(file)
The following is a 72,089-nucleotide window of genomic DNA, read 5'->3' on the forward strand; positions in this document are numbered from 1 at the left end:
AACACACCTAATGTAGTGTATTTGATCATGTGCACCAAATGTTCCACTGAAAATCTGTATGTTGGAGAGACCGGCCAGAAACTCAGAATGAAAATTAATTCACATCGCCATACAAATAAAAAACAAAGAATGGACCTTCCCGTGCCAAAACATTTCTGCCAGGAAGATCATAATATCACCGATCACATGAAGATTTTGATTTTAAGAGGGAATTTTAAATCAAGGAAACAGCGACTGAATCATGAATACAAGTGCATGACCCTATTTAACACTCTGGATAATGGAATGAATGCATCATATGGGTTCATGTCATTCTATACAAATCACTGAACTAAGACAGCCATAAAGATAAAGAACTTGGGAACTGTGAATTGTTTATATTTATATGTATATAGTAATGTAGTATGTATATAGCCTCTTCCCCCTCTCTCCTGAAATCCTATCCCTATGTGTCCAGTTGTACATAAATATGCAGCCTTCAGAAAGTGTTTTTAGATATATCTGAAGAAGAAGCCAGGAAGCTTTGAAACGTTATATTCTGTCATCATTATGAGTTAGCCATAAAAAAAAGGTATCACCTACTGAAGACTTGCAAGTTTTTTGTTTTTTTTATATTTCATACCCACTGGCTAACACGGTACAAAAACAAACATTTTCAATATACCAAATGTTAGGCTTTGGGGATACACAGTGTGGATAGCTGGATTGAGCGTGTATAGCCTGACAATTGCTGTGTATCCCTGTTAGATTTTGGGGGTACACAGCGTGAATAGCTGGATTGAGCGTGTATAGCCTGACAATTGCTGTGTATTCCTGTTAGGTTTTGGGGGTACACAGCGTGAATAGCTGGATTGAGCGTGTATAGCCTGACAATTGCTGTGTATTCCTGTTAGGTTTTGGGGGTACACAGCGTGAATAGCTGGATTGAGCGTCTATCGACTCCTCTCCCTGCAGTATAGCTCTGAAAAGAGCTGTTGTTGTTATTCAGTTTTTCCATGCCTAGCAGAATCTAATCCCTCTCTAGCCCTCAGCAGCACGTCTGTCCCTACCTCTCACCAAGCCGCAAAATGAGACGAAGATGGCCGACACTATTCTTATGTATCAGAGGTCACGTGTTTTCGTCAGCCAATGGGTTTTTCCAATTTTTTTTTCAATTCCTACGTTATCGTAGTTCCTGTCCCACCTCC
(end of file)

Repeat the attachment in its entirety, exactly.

The following is a 72,089-nucleotide window of genomic DNA, read 5'->3' on the forward strand; positions in this document are numbered from 1 at the left end:
AACACACCTAATGTAGTGTATTTGATCATGTGCACCAAATGTTCCACTGAAAATCTGTATGTTGGAGAGACCGGCCAGAAACTCAGAATGAAAATTAATTCACATCGCCATACAAATAAAAAACAAAGAATGGACCTTCCCGTGCCAAAACATTTCTGCCAGGAAGATCATAATATCACCGATCACATGAAGATTTTGATTTTAAGAGGGAATTTTAAATCAAGGAAACAGCGACTGAATCATGAATACAAGTGCATGACCCTATTTAACACTCTGGATAATGGAATGAATGCATCATATGGGTTCATGTCATTCTATACAAATCACTGAACTAAGACAGCCATAAAGATAAAGAACTTGGGAACTGTGAATTGTTTATATTTATATGTATATAGTAATGTAGTATGTATATAGCCTCTTCCCCCTCTCTCCTGAAATCCTATCCCTATGTGTCCAGTTGTACATAAATATGCAGCCTTCAGAAAGTGTTTTTAGATATATCTGAAGAAGAAGCCAGGAAGCTTTGAAACGTTATATTCTGTCATCATTATGAGTTAGCCATAAAAAAAAGGTATCACCTACTGAAGACTTGCAAGTTTTTTGTTTTTTTTATATTTCATACCCACTGGCTAACACGGTACAAAAACAAACATTTTCAATATACCAAATGTTAGGCTTTGGGGATACACAGTGTGGATAGCTGGATTGAGCGTGTATAGCCTGACAATTGCTGTGTATCCCTGTTAGATTTTGGGGGTACACAGCGTGAATAGCTGGATTGAGCGTGTATAGCCTGACAATTGCTGTGTATTCCTGTTAGGTTTTGGGGGTACACAGCGTGAATAGCTGGATTGAGCGTGTATAGCCTGACAATTGCTGTGTATTCCTGTTAGGTTTTGGGGGTACACAGCGTGAATAGCTGGATTGAGCGTCTATCGACTCCTCTCCCTGCAGTATAGCTCTGAAAAGAGCTGTTGTTGTTATTCAGTTTTTCCATGCCTAGCAGAATCTAATCCCTCTCTAGCCCTCAGCAGCACGTCTGTCCCTACCTCTCACCAAGCCGCAAAATGAGACGAAGATGGCCGACACTATTCTTATGTATCAGAGGTCACGTGTTTTCGTCAGCCAATGGGTTTTTCCAATTTTTTTTTCAATTCCTACGTTATCGTAGTTCCTGTCCCACCTCC